Listening Skills & the Classroom

When you think about baseline testing or beginning of the year testing, do you include listening skills? Back to school is a hectic time of the year. Adding one more thing to your to-do list may not be something you want to do. Once you see the impact listening skills have for your students' academics and behavior, you will be happy to add another thing to your to-do list.

Do you have a "Listen Lizzie" in your class?
  • Lizzie interrupts your reading group lesson to ask how to complete her center assignment.
  • Lizzie does not line up at the end of recess.
  • Transitions are difficult for Lizzie. Lizzie refuses to clean up when you ring your bell that it is time to cleanup.
  • Lizzie often needs redirected during your lessons.
Poor listening skills can sometimes be misinterpreted as willful or not making good choices.  Some students' behavior and "choices" in the classroom will improve when you add listening activities to your lessons.

It is helpful to schedule a conference at the beginning of the year when you have a  "Listen Lizzie".  Frequent ear infections during the toddler years is common with the "Listen Lizzie" student.  If you've ever had an ear infection, you know that it can affect your hearing.  An ear infection is similar to hearing with your head underwater.  You can hear noise, but not the actual words.  You may turn towards who is speaking, but not know the meaning of the words.  You may even look for gestures or other body language to help you.  --Please note, this is my personal theory and observations.

Children learn to follow multi-step directions in the toddler years. Toddlers with frequent ear infections do not develop these important skills.  A parent with more than one child may notice a difference in their child's listening skills, but not always. Parents may not realize the impact of listening skills until their child is bringing home notes and/or a teacher requests a conference.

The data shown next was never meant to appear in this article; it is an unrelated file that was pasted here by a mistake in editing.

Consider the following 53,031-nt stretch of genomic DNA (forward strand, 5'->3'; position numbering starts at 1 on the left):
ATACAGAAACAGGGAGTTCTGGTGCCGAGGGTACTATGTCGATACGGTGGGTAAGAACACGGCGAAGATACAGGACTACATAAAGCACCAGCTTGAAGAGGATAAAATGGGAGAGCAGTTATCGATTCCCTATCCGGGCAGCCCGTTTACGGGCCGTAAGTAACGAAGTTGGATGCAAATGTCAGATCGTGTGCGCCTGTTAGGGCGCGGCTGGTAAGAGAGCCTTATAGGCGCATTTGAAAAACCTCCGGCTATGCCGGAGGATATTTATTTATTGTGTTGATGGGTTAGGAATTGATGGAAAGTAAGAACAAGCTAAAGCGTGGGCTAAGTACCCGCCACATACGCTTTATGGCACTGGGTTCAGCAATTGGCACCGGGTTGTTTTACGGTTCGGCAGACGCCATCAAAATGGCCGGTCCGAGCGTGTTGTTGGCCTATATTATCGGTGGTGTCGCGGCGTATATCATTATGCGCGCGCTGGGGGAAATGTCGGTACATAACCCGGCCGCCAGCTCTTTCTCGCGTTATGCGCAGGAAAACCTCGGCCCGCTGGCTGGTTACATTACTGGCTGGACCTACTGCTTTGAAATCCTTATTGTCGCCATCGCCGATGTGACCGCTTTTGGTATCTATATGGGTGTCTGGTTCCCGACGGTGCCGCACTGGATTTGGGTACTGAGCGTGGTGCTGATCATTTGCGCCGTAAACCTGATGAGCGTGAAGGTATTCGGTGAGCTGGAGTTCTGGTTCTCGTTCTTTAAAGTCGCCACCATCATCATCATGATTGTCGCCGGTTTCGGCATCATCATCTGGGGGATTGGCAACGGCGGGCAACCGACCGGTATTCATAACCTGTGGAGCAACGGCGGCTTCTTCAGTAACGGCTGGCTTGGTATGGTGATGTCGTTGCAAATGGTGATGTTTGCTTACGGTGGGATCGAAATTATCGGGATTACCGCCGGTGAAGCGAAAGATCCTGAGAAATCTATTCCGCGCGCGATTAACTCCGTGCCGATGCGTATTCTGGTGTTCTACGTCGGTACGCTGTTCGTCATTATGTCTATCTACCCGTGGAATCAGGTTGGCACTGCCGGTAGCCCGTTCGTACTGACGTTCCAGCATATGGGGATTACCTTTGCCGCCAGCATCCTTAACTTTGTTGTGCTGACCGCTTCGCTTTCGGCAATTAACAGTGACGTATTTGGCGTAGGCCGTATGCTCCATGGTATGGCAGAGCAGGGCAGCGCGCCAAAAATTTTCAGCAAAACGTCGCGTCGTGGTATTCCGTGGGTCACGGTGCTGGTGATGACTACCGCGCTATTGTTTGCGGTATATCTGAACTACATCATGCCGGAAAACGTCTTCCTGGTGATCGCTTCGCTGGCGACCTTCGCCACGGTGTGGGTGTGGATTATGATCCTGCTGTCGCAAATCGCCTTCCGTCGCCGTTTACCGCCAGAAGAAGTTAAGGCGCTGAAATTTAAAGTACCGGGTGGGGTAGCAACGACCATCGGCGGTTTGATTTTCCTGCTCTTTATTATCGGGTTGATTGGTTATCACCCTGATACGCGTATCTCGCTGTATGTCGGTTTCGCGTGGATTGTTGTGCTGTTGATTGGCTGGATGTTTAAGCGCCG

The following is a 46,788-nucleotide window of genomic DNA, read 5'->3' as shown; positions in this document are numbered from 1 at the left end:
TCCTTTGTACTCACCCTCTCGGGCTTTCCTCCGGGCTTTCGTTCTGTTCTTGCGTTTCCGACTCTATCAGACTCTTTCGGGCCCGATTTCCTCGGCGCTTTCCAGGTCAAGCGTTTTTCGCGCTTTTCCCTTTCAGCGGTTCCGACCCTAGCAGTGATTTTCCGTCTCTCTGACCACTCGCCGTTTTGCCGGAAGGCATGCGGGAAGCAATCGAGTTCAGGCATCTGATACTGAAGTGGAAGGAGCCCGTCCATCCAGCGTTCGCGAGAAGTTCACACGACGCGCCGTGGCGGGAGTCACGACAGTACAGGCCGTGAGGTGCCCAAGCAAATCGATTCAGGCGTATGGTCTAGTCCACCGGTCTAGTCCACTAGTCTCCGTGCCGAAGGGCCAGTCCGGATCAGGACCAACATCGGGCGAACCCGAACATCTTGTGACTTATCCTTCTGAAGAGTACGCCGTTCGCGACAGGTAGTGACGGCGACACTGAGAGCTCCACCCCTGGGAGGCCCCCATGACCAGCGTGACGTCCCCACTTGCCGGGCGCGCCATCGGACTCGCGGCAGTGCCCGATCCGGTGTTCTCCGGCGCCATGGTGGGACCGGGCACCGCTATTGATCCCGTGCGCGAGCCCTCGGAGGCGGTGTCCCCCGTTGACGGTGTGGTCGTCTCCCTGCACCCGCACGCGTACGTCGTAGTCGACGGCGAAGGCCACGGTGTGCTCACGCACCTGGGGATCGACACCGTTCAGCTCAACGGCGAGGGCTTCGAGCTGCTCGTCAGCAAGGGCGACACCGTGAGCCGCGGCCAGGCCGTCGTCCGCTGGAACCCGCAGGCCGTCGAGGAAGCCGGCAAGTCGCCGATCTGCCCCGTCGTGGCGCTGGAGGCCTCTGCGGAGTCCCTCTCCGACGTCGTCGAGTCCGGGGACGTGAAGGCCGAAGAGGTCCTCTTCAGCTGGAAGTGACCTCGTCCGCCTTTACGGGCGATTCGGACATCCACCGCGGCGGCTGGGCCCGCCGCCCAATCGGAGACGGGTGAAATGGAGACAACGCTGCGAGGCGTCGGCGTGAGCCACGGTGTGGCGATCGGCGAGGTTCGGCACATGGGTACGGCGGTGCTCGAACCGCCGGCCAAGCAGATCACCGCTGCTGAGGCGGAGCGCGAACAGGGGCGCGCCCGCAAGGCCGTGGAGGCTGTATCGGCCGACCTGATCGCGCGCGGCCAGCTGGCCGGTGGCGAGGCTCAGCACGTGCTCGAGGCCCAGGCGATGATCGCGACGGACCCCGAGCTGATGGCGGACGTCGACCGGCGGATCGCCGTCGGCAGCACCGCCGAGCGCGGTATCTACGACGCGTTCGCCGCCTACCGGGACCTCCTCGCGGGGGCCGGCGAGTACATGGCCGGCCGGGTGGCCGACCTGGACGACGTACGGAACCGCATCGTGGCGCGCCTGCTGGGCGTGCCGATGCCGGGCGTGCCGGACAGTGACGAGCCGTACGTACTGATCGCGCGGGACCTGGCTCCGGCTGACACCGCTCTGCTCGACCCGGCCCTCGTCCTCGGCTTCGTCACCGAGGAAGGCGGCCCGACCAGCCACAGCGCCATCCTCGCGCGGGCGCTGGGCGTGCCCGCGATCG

There are activities your student's parent can do to help your "Listen Lizzie".

Parent Tips:
  • Before giving your child directions, ask him/her to look at you.
  • Say the direction(s) in short, simple sentences.
  • Tell your child to repeat the direction before he/she begins.
  • You will begin by giving one-step directions.  Example "Lizzie, bring me your take-home reader."
  • Once your child is successful following one-step directions over an extended time period, add another step.  
  • Continue adding steps when your child shows improvement.
  • Remember, this is a skill.  Like any skill, your child will need to practice.  Think of at least one tangible, measurable thing you can ask your child to do each day.  Then ask your child to do it.  Example:
Set the table
One step direction:
  • Lizzie, please put these plates on the table.
Two step directions:
  • Lizzie, please put these plates on the table.
  • Then put the forks on the table.
Three step directions:
  • Lizzie, please put these plates on the table.
  • Then put the forks on the table.
  • Last, take the salt and pepper shakers to the table.
There are activities you can do with your class that will help your "Listen Lizzie" plus strengthen all of your students' listening skills.
Listen and Draw is a 20-30 minute whole group lesson that you can use to test and strengthen your students' listening abilities. The only supplies needed are the worksheet, a pencil, and crayons. You will read the directions telling students what to draw, one step at a time. You will read the directions 2 times before you go to the next step. Students need to listen closely to what you are saying so they will know what to draw. Students who do not listen closely will not have that part of the drawing in their picture.

After listening to your directions, your class will write a sentence(s) about the picture. This is also a good writing sample to show growth throughout the year.
  • Beginning of the Year: Give your class Listen & Draw lesson. Save this lesson for their portfolio to show parents at conference time.
  • Show Growth: At least once a month give your class a Listen & Draw lesson. Hopefully, you will see growth in their listening skills and writing skills.
  • Conferences: If listening skills are an issue, share the Listen & Draw lessons with your students' parents.
  • R.T.I.: You can also use these for R.T.I.
  • Sub Plans & Inside Recess: Use these for inside recess and your sub plans. You and your sub will appreciate how your class is quiet for this lesson.
Read stories about listening.  Ask your librarian if your school has the books below.  You will be happy to see that it is easier for your students to learn when they are good listeners!

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